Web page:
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Friday, June 14, 2019

First Ever ODI Match in Cricket History Highlights

Cricket Highlights Articles - First Ever ODI Match in Cricket History

Watch & read the highlights article of First Ever ODI Match in Cricket History - England tour of Australia One & Only One-day Internationals match played between England and Australia at Melbourne in 05th January 1971.

The Test caps stayed on, but Australia shed the customary Test trappings more adroitly than England to win the $5,000 Rothman International Knockout cricket match in 1971

Australia vs England first ever ODI in cricket history

First ever one day international cricket match played between England and Australia at Melbourne in 05th January 1971.

Australia won in relatively easy fashion, chasing target of 191 for 5 wickets in 34.6 overs, after bowling out England All-out for 190 in 39.4 overs, which was 8-balls-over match.

The enthusiastic crowd of 46,000 left the Melbourne Cricket Ground well satisfied with one-day international cricket match, but it would have been much more exciting had England forgotten they were professionals and remembered that they were cricketers.

Even in this first ever one day international match, 40-overs a side game, a match which is almost old hat to the Englishmen, they lacked the nerve to set Australia a formidable total.

Opening batsman John Edrich made 82 off 119 deliveries in 150 minutes including four fabulous fours, John Edrich, who was earned the first man of the match award in one day cricket history.

John Edrich, who was the first batsman made the half century (fifty) in one day cricket history, He was Awarded of $200 from visiting English Test Umpire Charlie Elliott.

Elliott summed it up succinctly at the presentation when he said : "If it had not been for John Edrich, it would not have been a match at all".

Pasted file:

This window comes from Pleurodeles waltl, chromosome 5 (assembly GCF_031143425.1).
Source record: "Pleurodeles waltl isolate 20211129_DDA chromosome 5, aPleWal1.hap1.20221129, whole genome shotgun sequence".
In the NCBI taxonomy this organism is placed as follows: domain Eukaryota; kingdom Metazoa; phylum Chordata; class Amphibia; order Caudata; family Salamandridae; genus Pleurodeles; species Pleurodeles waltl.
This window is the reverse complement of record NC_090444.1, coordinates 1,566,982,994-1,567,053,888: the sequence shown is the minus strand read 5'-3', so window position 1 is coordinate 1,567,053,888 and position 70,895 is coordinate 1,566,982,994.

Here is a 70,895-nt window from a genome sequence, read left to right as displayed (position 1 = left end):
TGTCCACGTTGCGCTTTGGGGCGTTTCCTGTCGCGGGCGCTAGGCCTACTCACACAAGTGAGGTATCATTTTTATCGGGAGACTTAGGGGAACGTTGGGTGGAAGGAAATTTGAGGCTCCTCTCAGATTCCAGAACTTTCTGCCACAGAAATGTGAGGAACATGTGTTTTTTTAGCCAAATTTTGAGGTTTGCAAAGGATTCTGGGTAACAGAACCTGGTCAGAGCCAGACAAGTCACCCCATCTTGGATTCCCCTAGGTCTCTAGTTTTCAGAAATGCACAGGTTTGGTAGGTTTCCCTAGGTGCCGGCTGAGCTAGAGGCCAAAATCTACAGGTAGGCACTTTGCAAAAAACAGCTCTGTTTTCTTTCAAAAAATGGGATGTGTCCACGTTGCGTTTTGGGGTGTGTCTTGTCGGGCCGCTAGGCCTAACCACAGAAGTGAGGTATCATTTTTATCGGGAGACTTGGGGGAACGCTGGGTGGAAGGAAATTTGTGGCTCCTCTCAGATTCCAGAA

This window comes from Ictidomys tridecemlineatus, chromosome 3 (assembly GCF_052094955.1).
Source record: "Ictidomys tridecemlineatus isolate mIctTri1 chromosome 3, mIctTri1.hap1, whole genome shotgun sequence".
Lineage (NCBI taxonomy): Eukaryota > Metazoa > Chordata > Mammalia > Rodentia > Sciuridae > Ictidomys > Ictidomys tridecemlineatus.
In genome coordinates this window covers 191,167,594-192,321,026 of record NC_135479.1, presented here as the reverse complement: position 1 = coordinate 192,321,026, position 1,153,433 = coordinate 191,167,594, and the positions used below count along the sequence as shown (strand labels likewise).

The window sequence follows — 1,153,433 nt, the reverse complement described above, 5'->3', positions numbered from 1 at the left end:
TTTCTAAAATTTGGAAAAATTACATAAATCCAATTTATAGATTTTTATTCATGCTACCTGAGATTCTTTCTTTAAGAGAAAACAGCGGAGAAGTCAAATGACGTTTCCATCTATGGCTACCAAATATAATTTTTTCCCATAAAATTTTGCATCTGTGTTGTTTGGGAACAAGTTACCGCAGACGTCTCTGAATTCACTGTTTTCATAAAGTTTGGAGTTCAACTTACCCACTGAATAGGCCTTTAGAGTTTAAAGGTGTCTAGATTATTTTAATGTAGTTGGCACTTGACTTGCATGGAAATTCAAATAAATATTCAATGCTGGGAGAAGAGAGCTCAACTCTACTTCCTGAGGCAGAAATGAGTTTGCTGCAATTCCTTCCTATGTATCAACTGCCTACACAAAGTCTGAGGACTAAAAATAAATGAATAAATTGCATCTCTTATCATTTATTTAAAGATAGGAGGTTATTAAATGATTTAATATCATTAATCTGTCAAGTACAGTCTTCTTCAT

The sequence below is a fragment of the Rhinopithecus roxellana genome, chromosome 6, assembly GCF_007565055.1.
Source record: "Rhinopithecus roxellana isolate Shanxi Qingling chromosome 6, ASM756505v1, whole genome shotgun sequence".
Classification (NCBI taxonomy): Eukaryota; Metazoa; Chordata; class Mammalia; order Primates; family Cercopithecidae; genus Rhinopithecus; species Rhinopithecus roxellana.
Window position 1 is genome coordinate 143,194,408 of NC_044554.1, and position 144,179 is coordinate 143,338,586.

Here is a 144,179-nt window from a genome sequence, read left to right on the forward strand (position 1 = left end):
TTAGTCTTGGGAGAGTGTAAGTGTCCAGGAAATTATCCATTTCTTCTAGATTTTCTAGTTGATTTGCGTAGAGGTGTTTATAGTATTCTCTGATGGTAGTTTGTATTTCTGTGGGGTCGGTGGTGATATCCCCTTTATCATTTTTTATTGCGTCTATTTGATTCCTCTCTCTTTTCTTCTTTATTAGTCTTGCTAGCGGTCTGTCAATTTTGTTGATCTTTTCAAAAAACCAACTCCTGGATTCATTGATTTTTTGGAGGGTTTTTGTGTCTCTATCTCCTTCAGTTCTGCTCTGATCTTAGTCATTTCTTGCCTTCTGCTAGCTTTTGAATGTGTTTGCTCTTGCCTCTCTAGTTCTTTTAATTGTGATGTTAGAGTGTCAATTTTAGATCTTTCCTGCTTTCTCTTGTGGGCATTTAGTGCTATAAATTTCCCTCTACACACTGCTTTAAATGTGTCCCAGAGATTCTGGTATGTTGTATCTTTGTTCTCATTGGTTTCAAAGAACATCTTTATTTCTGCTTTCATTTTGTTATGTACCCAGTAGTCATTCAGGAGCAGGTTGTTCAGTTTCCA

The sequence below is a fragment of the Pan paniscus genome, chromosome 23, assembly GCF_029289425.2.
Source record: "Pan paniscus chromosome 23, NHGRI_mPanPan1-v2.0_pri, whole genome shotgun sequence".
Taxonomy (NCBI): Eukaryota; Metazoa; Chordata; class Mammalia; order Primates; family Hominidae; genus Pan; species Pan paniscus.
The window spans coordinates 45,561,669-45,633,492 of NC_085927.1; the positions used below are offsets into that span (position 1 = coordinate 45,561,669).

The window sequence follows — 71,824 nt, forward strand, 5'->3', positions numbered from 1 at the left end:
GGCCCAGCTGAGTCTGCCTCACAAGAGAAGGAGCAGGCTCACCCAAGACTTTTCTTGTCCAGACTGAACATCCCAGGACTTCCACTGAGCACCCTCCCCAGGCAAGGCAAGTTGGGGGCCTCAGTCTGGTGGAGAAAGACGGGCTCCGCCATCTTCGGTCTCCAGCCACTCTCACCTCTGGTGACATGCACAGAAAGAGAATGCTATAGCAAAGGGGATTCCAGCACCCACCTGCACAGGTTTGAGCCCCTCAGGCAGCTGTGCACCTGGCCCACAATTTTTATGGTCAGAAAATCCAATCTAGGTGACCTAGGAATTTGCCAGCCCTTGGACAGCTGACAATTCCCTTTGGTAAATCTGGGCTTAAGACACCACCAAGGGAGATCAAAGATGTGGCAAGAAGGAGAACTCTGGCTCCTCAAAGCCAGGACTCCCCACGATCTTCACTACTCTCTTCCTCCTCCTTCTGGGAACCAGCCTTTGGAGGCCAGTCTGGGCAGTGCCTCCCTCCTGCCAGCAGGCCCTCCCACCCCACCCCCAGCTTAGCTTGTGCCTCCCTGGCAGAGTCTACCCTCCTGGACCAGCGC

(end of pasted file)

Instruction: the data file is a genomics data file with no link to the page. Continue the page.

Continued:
From the fourth Test point of view, the innings of 41 by Doug Walters was the most pleasing feature of the day for Australia, He hit six glorious boundaries and looked the Walters of Old.

The teams were called "Australia" and "England" following a meeting, Presided over by the chairman of the Australia Board of Control, Sir Donald Bradman, and the president of the MCC, Sir Cyrill Hawker.

England last 7 wickets in 46-runs

Bill Lawry won the toss and sent England in to bat on a harmless wicket, mottled and yellow from many days beneath the rain covers.

When the Australian captain flung himself beneath an incredible catch at short square leg from a powerful Geoff Boycott hook, He seemed to knock all the wind out of the tourists.

England lost their last seven wickets for 46 runs in less than an hour and sadly it was not due to wild and woolly hitting.

Boycott scored 8, John Hampshire scored 10 and Basil d'Oliveira added 17 runs have all thrown their weight around at times, but they went cheaply due to Australia's superb fielding.

Fresh from his Hobart century in 98 minutes, Hampshire attempted a rapid massacre of off-spinner Ashley Mallett, only to be caught on the gallop by Graham McKenzie at long on.